Learning management software (LMS) has evolved over the past 25-plus years from a classroom scheduling tool that helped streamline instructor-led and classroom training to a rich, integrated enterprise application that delivers and tracks training across an entire organization. These applications are effective at enabling organizations to share knowledge and track the knowledge-sharing process. Typically they use a top-down model involving classic instructor-led training and online courseware. This model works well for uses such as compliance tracking for a wide variety of industries, training related to employee performance gaps, sales training for product knowledge and training external dealer networks on products and services, to name a couple. In these as well as other areas, classic learning management systems have grown to be a crucial human capital business process, and one that that provides demonstrable business and economic value to many organizations around the globe.
In recent years, though, the social revolution that has swept the enterprise application market has changed the way organizations look at the learning process, shifting the focus away from that classic top down model to collaborative, peer-to-peer knowledge sharing. This has important implications for how learning will be conducted across the organization. Today, learning management integrates with the broader universe of human capital management (HCM), an area that spans talent management, workforce management, human resources management and payroll. As these broad platforms evolve, each application within them becomes part of a unified system. Multiple software providers offer different options, from single stand-alone learning systems to ones that are part of a unified talent management platform, where learning management empowers strategic leadership development and employee engagement initiatives to support HCM across the enterprise or within a line of business.
However, that social revolution has now brought us to a tipping point. Employees increasingly think of every application they touch in terms of social interaction, and this includes their learning management system and processes. Even for older employees, this increasing interest in social-enabled applications is evident – consider a June 2012 report from the Pew Internet & American Life Project that reported that the number of older adults (65 and older) signing up and using Facebook increased 150 percent from 2009 to 2011.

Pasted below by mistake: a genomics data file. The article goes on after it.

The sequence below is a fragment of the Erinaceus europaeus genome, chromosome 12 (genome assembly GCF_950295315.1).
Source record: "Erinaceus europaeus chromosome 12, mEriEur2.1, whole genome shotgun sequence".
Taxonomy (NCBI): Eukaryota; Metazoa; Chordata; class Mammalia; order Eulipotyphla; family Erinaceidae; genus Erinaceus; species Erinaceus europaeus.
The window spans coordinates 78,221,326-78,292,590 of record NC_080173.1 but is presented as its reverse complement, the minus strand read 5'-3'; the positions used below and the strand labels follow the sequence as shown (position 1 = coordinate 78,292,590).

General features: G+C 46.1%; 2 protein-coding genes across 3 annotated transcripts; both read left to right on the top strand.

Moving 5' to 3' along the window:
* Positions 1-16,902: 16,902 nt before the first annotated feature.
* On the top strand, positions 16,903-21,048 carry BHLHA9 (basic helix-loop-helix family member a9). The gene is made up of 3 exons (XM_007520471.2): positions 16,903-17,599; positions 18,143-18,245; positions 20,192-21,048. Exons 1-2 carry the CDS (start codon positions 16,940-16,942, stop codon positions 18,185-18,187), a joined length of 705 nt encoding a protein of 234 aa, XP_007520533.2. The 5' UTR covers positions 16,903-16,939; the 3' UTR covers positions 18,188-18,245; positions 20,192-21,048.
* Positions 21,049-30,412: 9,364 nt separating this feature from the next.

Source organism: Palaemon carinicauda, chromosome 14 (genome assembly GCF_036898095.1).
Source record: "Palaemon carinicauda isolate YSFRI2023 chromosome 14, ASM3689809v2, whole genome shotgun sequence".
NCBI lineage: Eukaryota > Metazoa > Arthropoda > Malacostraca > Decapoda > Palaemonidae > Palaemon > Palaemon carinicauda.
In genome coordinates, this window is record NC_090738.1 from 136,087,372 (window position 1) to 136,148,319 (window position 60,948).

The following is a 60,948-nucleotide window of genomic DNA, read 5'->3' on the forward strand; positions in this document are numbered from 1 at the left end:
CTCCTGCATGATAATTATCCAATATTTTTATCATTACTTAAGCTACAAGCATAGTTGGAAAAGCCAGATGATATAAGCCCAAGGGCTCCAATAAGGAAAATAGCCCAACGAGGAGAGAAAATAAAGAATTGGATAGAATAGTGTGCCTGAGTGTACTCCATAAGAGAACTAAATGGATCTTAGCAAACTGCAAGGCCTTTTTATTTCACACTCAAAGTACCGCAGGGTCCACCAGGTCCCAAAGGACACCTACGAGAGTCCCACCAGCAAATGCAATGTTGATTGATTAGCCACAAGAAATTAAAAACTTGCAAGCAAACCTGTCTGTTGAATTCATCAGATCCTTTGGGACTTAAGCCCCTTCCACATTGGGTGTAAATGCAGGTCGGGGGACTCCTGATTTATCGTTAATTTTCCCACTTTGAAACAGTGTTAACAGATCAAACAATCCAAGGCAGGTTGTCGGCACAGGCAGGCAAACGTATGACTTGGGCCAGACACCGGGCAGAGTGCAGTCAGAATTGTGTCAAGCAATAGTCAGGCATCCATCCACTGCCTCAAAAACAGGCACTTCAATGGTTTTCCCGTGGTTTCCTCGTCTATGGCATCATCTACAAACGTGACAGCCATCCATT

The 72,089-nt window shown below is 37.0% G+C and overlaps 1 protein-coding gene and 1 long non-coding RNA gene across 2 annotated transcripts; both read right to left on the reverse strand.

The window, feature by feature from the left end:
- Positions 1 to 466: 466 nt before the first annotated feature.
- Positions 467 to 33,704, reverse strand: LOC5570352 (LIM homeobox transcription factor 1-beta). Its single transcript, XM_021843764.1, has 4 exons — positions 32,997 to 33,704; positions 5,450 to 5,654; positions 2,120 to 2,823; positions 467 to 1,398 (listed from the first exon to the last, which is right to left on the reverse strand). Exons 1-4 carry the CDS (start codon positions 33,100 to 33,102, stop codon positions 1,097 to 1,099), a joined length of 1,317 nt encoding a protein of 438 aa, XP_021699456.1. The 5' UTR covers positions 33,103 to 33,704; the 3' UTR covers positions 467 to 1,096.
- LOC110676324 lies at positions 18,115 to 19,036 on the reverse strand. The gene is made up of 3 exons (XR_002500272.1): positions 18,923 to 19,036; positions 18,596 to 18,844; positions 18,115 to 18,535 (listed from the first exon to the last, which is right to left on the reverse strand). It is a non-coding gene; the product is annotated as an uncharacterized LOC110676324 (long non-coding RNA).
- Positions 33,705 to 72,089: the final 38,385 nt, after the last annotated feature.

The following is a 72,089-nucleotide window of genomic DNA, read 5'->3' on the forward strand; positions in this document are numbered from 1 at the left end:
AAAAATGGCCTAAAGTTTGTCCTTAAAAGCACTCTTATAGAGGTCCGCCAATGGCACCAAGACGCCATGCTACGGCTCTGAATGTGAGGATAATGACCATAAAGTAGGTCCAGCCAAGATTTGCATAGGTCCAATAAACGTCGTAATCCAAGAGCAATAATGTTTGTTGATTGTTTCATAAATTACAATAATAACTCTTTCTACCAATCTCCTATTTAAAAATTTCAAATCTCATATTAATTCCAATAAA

Even with such strong adoption in all segments of the workforce, though, most organizations still report very poor ability to engage their employees with the social tools they have. Our benchmark research on social collaboration and human capital management shows that 50 percent of organizations do not manage informal social collaboration and learning well. In the same research we found that knowledge-sharing (49%), collaborating (37%) and learning (34%) were the top three ways in which internal social media software helps organizations achieve their talent management goals, and that the learning and training group uses social media second-most in the organization. In our benchmark research on next-generation workforce management, organizations said that discussion forums (30%) and broadcast or Twitter-like capabilities (29%) are the two most-needed social collaboration capabilities.
We will be launching benchmark research on the topic of social learning management to look at best practices organizations can use to succeed with social learning. It will also look at social learning in the broader context of HCM, information and technology, evaluating how and where social learning “plugs in” to other HCM processes and technologies, such as performance management and recruiting. We will look at how organizations use and plan to use social tools in the context of learning management, and how the social facet changes who uses learning management within the organization, how it gets used and what capabilities are most important to users. We expect this research to inform suppliers and buyers, educate the market and gauge the receptiveness of participants to new technologies and products.
I will share here some of the most interesting insights the research uncovers on organizations’ priorities and issues and the key factors they use when evaluating social learning management. I will also assess providers’ offerings to see how they are maturing and how well they meet the needs of a broad range of organizations of differing sizes and in specific industries. If you use social learning management today, let me know as I would love to hear about your success and challenges in advancing HCM in your organization.
VP & Research Director